A while back, my pastor preached a message on the story of Shadrach, Meshach, and Abednego and the fiery furnace. I didn’t realize I kind of don’t like those guys until that moment. As they told King Nebuchadnezzar they refused to worship an image, they said a phrase I’ve read before but hadn’t fully processed.
If we are thrown into the blazing furnace, the God we serve is able to deliver us from it, and he will deliver us from Your Majesty’s hand. But even if he does not, we want you to know, Your Majesty, that we will not serve your gods or worship the image of gold you have set up. (Daniel 3:17-18, NIV. Emphasis mine.)
But even if he does not.
It would have been bold, and perhaps would have sent a stronger message, if Shadrach, Meshach, and Abednego had simply told the king their God would save them. Instead, they proclaimed that God is able, he would deliver them, and they also acknowledged they did not fully know what deliverance would look like. I can only assume they desired to live to tell the story, but they were still willing to trust God even before they knew the outcome.
Those words “But even if he does not” paint a picture of a kind of faith I don’t know how to have. It’s a faith to be admired, to aspire to, but it’s also the kind of faith that has the ability to make me feel like a failure. In the areas of my life, most specifically the area of singleness, where nothing seems to be worked out and I don’t know if or when it will or in what way, I desperately want to be able to have a “But even if he does not” kind of faith.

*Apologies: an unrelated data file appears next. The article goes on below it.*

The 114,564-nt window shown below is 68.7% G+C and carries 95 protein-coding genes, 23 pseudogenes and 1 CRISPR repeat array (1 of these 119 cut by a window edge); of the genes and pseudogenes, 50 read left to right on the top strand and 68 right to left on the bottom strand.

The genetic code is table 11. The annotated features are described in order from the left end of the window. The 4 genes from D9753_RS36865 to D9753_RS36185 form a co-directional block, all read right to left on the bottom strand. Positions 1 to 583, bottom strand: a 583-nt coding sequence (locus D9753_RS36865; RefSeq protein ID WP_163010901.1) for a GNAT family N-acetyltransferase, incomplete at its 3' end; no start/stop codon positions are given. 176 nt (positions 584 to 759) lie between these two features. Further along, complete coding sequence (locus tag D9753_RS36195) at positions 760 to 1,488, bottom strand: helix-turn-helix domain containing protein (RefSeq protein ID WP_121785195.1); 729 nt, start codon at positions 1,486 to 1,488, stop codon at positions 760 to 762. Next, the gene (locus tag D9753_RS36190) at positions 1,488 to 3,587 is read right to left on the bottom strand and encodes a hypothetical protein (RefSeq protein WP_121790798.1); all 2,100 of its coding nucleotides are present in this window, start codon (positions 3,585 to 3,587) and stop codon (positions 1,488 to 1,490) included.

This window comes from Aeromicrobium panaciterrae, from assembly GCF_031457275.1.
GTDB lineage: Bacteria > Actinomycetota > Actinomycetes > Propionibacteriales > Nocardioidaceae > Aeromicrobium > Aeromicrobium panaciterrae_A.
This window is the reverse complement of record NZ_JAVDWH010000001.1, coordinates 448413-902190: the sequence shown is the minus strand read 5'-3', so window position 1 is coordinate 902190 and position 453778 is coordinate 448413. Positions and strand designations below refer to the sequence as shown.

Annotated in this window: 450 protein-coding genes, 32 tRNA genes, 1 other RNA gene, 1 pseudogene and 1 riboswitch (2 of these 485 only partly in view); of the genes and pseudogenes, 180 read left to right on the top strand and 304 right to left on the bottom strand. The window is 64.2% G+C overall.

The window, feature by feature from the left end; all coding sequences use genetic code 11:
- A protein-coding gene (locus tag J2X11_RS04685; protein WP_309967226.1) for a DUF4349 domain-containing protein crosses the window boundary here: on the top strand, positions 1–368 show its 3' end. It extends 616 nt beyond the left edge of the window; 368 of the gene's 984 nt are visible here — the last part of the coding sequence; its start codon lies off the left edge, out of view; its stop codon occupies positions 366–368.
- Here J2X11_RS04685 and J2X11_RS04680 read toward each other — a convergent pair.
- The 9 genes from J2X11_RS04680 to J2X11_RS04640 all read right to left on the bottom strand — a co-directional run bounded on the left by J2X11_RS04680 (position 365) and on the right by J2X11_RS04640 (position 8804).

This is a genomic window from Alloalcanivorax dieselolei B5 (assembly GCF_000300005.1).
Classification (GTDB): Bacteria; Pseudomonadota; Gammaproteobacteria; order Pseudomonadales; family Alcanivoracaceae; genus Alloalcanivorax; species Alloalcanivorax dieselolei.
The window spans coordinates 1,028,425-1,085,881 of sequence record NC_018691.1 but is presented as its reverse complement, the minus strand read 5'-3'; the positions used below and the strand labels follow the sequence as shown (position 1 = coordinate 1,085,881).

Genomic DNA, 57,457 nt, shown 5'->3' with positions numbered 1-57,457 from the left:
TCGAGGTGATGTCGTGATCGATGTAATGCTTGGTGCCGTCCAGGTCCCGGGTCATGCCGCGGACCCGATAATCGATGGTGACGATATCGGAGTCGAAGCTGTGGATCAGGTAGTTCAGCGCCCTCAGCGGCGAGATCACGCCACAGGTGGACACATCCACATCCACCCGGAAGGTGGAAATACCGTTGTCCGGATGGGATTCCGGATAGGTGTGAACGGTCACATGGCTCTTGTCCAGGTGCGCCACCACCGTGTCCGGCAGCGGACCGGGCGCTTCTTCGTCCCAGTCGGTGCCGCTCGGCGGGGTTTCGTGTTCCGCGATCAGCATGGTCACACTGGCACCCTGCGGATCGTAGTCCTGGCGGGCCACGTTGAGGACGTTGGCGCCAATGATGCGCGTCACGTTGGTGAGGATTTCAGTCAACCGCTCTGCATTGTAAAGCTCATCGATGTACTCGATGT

But it’s also the kind of faith that can drop me to my knees, unable to breathe for the realness and rawness of the ache of the unanswereds and unknowns.
Because one of my frustrations with being single is the expansive uncertainty inherent in it. I may have already met the guy I’ll one day marry, or I might meet him in two days or two years, or I may never meet the right guy at the right time and I will spend the rest of my life single, only ever wanting and hoping for things to be different.
I have no way of knowing.
Shadrach, Meshach, and Abednego didn’t know what their outcome would be either, yet they found a way to trust God anyway.
God’s goodness, his trustworthiness, his lovingness do not depend on him doing what I want him to do. He is all of those things and so much more, always and forever, independent of my wishes or the actions he does or doesn’t take in my life. His goodness doesn’t depend on whether or not he brings me a husband.
Those are such easy words to type, and seem laughably simple–of course God’s intrinsic nature doesn’t change based on whether or not I get married. My ability to trust in his goodness sometimes seems to though.
A “But even if he does not” kind of faith fully recognizes God’s ability to grant me what I desire, while simultaneously recognizing and not shying away from the truth that God’s will may not match up with my own.
And if that is the case, I am the one who has to change, not him.
Til next time…
p.s. Does your ability to trust in God’s goodness sometimes hinge on whether or not he’s acting as you’d like him to?